Your medication could cause weight gain, and your doctor may not be thinking about it
One of the biggest mistakes we make is to assume our trusted clinicians are experts on everything related to your health care.
When it comes to weight management, at the time of this posting, there are only 2,072 clinicians who are board certified by the American Board of Obesity Medicine. That’s only a small fraction of the total number of physicians in the U.S. In fact, as of 2017, there are 923,308 U.S. physicians.
Therefore, it can be assumed that most physicians are not trained on the nuances of obesity medicine. So when you run into roadblocks related to achieving your ideal body weight, your clinician may not know precisely why or what is causing that roadblock.
Until more clinicians are trained on obesity management, taking personal responsibility for your health will help you assist your clinician in serving your medical needs better.
It can be disappointing to make the sacrifices needed to achieve your ideal body weight and still fall short of your personal goal. You’ve followed the right nutrition plan, exercised, reduced stress and even gotten 7-8 hours of sleep every night, yet you still have not reached your goal.
If that sounds like you, your next step may be to evaluate your medications. Consider reviewing the list of medications in this post to see if your medication is in a class that causes weight gain. If so, discuss this issue with your clinician. This may be the key to helping you break through that weight loss plateau you are facing.
Keep in mind, even your pharmacist, who is the medication expert, can’t help you if they are not aware you are on a weight loss journey. So don’t forget to ask them questions to determine if your medications may be a barrier to your weight loss goals.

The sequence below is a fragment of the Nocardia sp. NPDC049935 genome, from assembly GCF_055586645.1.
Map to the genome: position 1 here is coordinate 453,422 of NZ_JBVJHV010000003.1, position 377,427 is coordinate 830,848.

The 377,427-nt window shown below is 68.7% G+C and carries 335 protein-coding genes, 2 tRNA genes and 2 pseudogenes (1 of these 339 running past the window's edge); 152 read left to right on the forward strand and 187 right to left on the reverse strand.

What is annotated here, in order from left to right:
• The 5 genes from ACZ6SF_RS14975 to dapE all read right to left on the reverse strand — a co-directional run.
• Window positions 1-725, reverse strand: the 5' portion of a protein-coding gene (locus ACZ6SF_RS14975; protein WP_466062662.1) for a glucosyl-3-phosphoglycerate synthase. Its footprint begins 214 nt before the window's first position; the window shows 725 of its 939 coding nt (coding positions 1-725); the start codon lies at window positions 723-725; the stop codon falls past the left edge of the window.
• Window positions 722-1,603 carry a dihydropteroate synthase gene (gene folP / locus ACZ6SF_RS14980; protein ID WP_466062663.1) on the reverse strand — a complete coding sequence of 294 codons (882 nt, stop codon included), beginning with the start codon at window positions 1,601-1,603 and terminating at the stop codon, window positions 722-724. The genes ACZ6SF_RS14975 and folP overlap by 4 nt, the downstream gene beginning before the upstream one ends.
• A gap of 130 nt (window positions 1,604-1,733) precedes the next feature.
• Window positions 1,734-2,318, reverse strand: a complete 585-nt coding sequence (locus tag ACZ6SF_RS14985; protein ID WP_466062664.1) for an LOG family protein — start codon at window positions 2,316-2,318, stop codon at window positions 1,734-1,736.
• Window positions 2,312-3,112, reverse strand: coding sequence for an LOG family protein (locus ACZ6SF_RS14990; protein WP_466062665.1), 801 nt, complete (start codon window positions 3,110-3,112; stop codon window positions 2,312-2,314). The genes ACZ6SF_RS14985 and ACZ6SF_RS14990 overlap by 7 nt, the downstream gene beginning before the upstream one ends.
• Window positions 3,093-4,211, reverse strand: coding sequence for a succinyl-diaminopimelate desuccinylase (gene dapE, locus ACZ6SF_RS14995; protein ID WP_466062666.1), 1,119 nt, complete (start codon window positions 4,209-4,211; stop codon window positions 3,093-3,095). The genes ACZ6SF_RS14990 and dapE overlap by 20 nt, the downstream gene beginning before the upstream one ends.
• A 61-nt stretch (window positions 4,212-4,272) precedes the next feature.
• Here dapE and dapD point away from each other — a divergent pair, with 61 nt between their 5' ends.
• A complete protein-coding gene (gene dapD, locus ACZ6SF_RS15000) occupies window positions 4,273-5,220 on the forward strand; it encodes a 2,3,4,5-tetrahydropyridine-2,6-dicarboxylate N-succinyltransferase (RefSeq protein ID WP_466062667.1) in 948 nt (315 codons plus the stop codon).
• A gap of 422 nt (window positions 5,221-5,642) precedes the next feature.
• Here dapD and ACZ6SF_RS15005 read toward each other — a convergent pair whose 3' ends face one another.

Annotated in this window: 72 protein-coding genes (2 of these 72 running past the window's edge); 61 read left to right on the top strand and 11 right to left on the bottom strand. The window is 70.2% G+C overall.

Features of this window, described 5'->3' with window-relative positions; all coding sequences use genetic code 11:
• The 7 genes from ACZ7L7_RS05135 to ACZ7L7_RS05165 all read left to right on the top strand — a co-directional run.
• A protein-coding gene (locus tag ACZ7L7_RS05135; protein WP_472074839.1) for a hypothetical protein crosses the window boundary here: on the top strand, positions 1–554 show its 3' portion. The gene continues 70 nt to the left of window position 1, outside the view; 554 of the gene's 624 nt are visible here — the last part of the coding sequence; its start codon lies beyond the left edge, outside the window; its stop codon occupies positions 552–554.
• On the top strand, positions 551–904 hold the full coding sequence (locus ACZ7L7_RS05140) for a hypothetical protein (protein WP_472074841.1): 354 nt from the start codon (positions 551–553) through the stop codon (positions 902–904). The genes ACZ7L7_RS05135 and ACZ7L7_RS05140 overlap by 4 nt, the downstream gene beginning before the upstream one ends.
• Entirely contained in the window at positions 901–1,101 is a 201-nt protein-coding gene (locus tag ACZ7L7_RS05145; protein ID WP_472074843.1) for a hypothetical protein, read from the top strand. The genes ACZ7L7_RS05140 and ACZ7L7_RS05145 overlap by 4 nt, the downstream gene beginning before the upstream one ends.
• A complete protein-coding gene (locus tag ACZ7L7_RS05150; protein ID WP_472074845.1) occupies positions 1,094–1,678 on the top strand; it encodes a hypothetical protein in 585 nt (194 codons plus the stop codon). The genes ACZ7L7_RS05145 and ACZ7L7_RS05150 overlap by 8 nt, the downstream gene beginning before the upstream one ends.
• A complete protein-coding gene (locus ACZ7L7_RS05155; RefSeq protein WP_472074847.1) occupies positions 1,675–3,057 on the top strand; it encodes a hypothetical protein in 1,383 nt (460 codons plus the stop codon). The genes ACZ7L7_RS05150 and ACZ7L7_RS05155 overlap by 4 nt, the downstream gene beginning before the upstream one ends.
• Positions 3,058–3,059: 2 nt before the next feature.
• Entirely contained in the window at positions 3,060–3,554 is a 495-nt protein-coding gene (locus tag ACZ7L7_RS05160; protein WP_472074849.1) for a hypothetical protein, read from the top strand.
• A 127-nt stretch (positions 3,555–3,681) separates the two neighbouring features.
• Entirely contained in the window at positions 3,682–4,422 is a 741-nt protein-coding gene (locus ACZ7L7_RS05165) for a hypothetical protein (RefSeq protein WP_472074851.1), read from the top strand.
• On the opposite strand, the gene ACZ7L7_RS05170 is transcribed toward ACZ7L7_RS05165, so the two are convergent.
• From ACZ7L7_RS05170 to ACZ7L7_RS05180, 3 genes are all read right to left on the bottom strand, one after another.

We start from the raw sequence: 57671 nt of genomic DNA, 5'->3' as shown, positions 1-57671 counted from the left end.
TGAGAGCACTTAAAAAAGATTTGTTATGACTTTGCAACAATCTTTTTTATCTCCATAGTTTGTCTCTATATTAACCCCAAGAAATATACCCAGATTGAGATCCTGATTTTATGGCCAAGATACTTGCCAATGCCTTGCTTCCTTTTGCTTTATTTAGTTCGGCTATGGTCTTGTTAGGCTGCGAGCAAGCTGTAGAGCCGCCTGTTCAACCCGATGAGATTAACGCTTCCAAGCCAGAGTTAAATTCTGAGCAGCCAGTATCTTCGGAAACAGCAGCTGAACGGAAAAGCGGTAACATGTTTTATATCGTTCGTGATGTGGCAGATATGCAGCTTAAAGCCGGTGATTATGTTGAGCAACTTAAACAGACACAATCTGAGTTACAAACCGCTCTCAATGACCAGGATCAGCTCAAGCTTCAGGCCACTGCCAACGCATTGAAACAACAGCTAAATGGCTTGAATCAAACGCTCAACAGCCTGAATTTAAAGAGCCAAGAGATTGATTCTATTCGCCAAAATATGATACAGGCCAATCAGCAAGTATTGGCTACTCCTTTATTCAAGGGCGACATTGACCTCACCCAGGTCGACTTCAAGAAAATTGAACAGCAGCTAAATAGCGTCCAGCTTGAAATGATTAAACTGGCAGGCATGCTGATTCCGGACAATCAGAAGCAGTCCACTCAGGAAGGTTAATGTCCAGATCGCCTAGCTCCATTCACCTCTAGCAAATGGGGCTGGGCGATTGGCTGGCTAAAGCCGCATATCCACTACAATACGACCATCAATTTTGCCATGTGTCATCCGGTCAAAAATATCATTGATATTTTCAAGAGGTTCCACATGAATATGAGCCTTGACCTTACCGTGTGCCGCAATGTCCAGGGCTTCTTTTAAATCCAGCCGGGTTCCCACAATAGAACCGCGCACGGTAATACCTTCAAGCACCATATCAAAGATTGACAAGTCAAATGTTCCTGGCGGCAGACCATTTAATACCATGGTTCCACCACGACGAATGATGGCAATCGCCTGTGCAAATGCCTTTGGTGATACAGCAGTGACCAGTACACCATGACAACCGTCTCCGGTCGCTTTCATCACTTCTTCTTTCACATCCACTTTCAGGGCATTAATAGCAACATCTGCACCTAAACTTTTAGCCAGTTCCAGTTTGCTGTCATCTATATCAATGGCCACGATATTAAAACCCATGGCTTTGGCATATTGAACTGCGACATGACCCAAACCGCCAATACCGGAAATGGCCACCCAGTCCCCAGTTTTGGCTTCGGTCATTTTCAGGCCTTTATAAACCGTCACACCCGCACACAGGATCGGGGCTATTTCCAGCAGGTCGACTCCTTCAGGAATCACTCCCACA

Note of caution: If you take medications, they were prescribed for good reasons, and the benefits may outweigh any weight loss goals you may have. Also, remember that some medications have multiple benefits and may not have alternatives to choose from.
For example, beta blockers are used to treat hypertension but may also be used for congestive heart failure, coronary artery disease or atrial fibrillation (Afib). Therefore, controlling your Afib may be more important than stopping the medication that is causing you to gain weight. So make sure to talk with your clinician with an open mind to find the best path moving forward. Whatever you do, don’t stop your medication until this discussion has occurred.
The information in this post is not intended to take the place of medical advice from a trained medical professional who knows your detailed medical history. Every person has unique medical issues that should be known to your medical provider. Readers are advised to consult a physician or other qualified health professional regarding treatment of any medical conditions. My goal is the create awareness which will lead to empowerment.
Dr. Tony Hampton, MD, MBA, CPE is Advocate Operating System Medical Director at Advocate Health Care. He currently works for Advocate Medical Group (AMG) as a family medicine physician, medical director, chair of AMG’s Health Outcomes Committee, and Vice Chair of the Governing Council.
About the Author
Dr. Tony Hampton, MD, MBA, CPE is Advocate Operating System Medical Director at Advocate Health Care. He currently works for Advocate Medical Group (AMG) as a family medicine physician, medical director, chair of AMG’s Health Outcomes Committee, and Vice Chair of the Governing Council. He is the father of two young men one who recently started college. He has been happily married since 1993.